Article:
As the winner of the license will have to purchase the rights to the spectrum at auction they should have primary rights.  That is to say, when this new high-band spectrum is auctioned, the structure of the use of the spectrum should remain the same so that next-generation wireless technology may be freely deployed throughout the licensed area.  Importantly, satellites rights should remain, with their existing stations grandfathered to provide their operational rights.

If the goal of the satellite industry is actually to deploy new satellite earth stations, satellite companies have the opportunity to obtain access to spectrum through auction or another market-based approach.  For example, they could lease a portion of spectrum where they intend to operate.  Since new earth stations are likely to be deployed outside major metropolitan areas, they may be deployed on a secondary, non-interference basis subject to pre-licensing coordination and public notice.  This is similar to how the parties have coordinated using spectrum for years.  The discussion is not about denial of spectrum, but rather it is the maximization of the spectrum.  In other words, companies do have the opportunity to compete, and should do so if they desire, rather than seeking special favors.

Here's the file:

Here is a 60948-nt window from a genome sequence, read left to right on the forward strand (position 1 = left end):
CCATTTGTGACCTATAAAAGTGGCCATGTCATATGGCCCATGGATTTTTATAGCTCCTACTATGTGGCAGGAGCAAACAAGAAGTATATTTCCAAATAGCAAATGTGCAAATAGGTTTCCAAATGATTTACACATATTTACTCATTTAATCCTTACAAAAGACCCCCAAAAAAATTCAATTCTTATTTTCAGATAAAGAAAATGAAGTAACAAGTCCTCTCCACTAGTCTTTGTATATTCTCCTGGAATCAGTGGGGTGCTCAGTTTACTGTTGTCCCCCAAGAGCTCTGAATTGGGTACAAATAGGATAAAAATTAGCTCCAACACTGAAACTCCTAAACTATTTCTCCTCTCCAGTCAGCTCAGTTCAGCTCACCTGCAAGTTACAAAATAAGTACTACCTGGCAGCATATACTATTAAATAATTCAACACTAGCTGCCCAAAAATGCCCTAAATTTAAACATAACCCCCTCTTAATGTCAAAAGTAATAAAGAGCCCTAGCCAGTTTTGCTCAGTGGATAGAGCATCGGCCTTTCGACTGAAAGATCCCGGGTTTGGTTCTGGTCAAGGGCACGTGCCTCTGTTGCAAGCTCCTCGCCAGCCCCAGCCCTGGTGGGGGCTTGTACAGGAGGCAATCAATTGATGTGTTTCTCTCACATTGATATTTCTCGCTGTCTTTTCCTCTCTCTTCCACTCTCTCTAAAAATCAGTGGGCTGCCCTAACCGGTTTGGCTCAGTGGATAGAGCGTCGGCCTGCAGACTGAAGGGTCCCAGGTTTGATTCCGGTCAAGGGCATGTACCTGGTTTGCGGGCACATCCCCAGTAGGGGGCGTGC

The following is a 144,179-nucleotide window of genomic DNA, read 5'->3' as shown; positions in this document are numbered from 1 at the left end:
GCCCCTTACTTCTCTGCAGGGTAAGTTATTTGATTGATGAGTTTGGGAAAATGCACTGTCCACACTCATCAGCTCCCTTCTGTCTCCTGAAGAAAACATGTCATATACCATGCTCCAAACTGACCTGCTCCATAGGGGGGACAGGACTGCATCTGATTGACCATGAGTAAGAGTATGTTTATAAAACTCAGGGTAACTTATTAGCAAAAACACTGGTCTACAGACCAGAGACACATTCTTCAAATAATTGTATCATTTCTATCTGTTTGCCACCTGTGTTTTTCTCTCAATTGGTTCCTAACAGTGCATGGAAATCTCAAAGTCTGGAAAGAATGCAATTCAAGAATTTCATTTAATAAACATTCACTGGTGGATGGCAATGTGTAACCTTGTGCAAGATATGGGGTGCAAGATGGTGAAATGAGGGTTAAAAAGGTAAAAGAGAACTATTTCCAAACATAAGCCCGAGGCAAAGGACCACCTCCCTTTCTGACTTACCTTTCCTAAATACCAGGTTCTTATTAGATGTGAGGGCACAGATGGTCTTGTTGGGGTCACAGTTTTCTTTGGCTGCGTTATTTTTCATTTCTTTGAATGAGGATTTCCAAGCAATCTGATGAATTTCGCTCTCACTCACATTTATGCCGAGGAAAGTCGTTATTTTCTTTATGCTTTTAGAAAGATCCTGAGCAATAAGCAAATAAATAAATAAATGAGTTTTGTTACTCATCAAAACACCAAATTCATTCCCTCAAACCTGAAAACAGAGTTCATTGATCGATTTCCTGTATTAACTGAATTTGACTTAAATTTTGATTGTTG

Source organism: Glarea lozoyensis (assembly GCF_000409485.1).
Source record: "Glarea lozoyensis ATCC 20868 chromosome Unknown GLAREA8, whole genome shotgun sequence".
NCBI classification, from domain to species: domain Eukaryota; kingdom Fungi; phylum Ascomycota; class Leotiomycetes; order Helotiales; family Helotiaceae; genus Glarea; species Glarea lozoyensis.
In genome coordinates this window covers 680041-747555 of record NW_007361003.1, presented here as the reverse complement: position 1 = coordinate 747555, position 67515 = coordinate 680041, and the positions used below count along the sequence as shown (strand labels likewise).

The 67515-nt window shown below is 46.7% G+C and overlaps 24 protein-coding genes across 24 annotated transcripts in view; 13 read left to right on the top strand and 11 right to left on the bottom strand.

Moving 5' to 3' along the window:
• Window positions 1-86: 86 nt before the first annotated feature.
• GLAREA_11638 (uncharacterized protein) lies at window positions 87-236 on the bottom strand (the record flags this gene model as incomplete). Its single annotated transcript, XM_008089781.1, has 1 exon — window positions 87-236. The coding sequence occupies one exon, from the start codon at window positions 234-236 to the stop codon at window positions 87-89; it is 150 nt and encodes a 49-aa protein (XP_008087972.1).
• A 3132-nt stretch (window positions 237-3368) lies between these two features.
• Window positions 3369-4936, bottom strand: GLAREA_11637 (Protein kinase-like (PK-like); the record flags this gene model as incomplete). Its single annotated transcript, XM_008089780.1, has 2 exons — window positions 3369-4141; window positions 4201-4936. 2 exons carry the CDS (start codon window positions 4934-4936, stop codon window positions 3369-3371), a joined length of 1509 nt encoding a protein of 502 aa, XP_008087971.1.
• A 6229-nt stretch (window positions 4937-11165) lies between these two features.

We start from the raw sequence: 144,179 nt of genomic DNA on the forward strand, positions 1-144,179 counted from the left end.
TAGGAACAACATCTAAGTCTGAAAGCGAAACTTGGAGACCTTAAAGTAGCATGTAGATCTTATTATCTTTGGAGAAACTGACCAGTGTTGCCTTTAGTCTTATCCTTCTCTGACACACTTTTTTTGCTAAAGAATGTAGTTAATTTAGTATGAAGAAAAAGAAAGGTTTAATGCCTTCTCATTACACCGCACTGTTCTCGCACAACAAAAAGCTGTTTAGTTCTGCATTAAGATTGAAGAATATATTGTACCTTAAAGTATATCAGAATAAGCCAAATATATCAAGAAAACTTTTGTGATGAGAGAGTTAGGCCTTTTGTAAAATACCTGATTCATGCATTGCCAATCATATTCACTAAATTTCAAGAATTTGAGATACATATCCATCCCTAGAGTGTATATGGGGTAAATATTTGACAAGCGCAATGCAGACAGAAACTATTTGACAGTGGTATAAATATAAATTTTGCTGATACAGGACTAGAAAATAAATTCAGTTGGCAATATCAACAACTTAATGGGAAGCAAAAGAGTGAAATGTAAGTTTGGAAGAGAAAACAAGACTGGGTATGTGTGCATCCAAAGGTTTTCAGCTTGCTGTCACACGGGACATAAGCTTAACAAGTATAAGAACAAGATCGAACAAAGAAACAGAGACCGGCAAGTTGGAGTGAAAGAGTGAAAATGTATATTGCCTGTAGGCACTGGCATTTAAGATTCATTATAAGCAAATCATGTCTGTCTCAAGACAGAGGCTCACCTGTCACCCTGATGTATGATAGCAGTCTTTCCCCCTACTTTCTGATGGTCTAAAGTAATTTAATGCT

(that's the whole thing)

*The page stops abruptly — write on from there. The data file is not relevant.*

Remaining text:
The fact is that we are facing various challenges in spectrum, most prominently that we are running out of this natural resource for innovation.  Consumer demand for more spectrum continues to grow rapidly as the importance of wireless services to our economy increases.  Maximizing resources only makes sense, particularly when it benefits taxpayers and helps our still-struggling economy.

If the U.S. is to be the leader in 5G the way we have led in 4G LTE, the FCC must ensure that primary rights are provided to terrestrial users.  Other countries are racing to deploy 5G ahead of the U.S., so missteps and distractions carry a heavy penalty.


Bartlett D. Cleland